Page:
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B.C. establishes largest provincial park in a decade to protect threatened caribou

Darpan News Desk The Canadian Press, 14 Jun, 2024 11:32 AM
  • B.C. establishes largest provincial park in a decade to protect threatened caribou

A major provincial park expansion will create a protection zone of almost 2,000 square kilometres for caribou and other species in northeastern British Columbia.

The Ministry of Environment says in a statement that the addition to the Klinse-za Park will make it the largest provincial park established in the province in a decade.

The park addition is the result of a partnership in 2020 between the province and the Saulteau and West Moberly First Nations, where they agreed to help stabilize and protect the threatened southern mountain caribou.

Klinse-za Park is located just west of Chetwynd, B.C., almost 1,100 kilometres north of Vancouver.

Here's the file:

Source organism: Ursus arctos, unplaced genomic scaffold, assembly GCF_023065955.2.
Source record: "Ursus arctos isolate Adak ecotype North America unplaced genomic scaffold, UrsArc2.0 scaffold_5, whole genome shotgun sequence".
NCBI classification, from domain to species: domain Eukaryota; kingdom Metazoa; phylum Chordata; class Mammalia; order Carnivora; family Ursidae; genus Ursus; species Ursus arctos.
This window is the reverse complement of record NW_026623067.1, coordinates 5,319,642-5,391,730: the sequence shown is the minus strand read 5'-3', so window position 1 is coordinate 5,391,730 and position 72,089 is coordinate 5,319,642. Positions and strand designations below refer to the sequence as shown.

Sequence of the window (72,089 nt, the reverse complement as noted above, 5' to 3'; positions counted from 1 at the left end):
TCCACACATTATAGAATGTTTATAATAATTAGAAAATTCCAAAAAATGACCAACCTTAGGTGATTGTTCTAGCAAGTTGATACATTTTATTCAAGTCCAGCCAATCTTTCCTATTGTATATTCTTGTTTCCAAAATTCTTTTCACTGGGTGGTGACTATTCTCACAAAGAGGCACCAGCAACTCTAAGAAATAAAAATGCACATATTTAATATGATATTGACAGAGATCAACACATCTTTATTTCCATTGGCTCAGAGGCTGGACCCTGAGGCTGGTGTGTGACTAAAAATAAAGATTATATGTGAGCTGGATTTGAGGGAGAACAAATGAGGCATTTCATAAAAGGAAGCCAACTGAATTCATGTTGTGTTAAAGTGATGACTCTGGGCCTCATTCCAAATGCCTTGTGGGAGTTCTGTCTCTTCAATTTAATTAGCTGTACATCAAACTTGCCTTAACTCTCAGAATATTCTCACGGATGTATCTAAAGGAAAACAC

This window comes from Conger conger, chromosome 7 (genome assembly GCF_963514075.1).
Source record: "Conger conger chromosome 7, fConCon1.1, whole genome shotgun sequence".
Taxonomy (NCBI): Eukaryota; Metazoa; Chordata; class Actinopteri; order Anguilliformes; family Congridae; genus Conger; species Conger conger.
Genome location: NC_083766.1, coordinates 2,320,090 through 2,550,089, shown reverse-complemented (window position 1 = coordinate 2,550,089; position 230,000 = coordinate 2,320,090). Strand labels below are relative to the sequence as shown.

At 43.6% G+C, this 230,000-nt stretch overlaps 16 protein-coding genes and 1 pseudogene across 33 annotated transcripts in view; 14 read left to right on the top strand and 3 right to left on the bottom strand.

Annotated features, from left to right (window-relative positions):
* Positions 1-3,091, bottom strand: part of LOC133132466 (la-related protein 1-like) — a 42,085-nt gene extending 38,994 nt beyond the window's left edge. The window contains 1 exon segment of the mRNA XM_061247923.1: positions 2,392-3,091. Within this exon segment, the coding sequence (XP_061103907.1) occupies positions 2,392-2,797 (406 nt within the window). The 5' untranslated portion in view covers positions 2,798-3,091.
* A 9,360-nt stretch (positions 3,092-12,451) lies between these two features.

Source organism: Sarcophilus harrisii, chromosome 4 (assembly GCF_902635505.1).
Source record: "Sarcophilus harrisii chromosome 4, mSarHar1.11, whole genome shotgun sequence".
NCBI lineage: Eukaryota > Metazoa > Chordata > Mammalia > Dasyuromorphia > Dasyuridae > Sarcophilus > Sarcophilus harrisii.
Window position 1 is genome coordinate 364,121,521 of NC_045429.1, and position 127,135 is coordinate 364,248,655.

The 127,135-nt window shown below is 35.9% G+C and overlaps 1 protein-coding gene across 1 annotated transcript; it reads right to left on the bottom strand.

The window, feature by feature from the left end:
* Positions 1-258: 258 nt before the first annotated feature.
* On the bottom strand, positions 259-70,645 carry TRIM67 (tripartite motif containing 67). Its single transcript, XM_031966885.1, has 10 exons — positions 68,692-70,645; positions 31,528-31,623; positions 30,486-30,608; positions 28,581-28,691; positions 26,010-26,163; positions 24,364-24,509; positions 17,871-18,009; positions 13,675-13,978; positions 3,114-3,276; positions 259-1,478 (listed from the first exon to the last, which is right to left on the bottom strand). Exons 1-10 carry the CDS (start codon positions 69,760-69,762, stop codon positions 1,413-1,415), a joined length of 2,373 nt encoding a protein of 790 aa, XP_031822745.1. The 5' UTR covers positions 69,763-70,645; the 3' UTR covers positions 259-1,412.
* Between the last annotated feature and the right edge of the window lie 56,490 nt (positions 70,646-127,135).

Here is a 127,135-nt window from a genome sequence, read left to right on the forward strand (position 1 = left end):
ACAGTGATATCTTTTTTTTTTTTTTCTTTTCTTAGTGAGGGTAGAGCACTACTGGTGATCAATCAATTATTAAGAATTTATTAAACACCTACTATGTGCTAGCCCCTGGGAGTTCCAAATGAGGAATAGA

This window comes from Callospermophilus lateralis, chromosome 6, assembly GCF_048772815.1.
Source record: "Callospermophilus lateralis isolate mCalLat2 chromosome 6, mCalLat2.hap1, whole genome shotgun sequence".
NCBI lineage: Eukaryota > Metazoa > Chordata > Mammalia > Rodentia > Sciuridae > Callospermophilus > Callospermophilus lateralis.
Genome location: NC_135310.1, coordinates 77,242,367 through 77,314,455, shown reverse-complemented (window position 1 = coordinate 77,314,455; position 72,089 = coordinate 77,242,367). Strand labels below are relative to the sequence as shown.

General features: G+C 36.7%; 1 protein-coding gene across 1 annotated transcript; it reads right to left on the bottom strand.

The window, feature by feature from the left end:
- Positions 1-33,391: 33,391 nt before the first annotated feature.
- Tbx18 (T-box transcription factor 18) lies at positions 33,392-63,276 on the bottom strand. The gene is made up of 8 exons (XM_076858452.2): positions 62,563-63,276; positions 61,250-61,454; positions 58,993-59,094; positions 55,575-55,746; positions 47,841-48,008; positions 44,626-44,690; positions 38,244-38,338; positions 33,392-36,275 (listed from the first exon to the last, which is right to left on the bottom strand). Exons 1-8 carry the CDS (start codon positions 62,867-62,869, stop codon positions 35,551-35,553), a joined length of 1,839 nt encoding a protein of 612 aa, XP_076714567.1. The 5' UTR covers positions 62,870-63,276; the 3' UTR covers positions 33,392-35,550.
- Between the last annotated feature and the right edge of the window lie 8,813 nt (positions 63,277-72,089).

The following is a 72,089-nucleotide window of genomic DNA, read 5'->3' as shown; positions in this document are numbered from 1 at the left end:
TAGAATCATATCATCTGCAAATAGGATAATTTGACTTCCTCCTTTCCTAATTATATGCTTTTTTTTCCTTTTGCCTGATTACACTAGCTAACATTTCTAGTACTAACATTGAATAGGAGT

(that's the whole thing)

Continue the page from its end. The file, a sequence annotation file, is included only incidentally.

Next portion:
The province says the number of caribou in B.C. fell by more than 55 per cent in the last century, mostly due to human-caused habitat disturbance, and there are fewer than 4,000 of the southern mountain species left.

The expanded park will also protect other at-risk species, such as fishers, bull trout, grizzly and wolverines, as well as sacred cultural sites for Treaty 8 First Nations in the area.

"The teachings were to leave no trace nor impact as you pass through the lands," Chief Roland Willson of West Moberly First Nations said in a statement. "Times have changed and others have come seeking natural resources for economic development: forestry, oil and gas, large-scale hydroelectric, mining, and so on. They leave a much different footprint." 

The federal government has provided $46 million toward compensating industries and tenure holders affected by the park expansion, in addition to another $10 million to boost an economic diversification trust locally.

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